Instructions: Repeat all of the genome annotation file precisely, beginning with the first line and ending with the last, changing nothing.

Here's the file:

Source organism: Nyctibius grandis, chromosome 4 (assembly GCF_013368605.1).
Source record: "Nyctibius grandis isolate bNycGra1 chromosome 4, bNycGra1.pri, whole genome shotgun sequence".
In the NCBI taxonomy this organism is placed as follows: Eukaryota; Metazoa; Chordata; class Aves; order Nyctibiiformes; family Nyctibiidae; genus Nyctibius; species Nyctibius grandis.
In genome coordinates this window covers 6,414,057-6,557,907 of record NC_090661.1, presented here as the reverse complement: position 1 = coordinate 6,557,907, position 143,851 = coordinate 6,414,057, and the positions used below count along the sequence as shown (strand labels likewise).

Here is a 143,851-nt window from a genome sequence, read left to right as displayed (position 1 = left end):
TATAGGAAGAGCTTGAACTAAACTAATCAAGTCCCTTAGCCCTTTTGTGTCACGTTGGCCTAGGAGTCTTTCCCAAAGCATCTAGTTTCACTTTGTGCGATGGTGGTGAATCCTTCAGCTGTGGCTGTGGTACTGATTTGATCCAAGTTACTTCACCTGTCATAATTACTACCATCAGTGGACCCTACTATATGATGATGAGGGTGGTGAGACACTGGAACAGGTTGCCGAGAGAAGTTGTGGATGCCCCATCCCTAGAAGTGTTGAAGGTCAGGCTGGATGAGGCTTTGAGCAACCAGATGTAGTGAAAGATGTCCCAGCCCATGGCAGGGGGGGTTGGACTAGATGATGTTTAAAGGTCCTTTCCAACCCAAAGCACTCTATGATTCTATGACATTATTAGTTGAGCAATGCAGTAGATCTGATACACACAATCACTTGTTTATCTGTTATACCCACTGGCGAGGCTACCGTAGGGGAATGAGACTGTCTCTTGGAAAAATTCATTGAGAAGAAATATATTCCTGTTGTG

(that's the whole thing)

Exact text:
Source organism: Nyctibius grandis, chromosome 4 (assembly GCF_013368605.1).
Source record: "Nyctibius grandis isolate bNycGra1 chromosome 4, bNycGra1.pri, whole genome shotgun sequence".
In the NCBI taxonomy this organism is placed as follows: Eukaryota; Metazoa; Chordata; class Aves; order Nyctibiiformes; family Nyctibiidae; genus Nyctibius; species Nyctibius grandis.
In genome coordinates this window covers 6,414,057-6,557,907 of record NC_090661.1, presented here as the reverse complement: position 1 = coordinate 6,557,907, position 143,851 = coordinate 6,414,057, and the positions used below count along the sequence as shown (strand labels likewise).

Here is a 143,851-nt window from a genome sequence, read left to right as displayed (position 1 = left end):
TATAGGAAGAGCTTGAACTAAACTAATCAAGTCCCTTAGCCCTTTTGTGTCACGTTGGCCTAGGAGTCTTTCCCAAAGCATCTAGTTTCACTTTGTGCGATGGTGGTGAATCCTTCAGCTGTGGCTGTGGTACTGATTTGATCCAAGTTACTTCACCTGTCATAATTACTACCATCAGTGGACCCTACTATATGATGATGAGGGTGGTGAGACACTGGAACAGGTTGCCGAGAGAAGTTGTGGATGCCCCATCCCTAGAAGTGTTGAAGGTCAGGCTGGATGAGGCTTTGAGCAACCAGATGTAGTGAAAGATGTCCCAGCCCATGGCAGGGGGGGTTGGACTAGATGATGTTTAAAGGTCCTTTCCAACCCAAAGCACTCTATGATTCTATGACATTATTAGTTGAGCAATGCAGTAGATCTGATACACACAATCACTTGTTTATCTGTTATACCCACTGGCGAGGCTACCGTAGGGGAATGAGACTGTCTCTTGGAAAAATTCATTGAGAAGAAATATATTCCTGTTGTG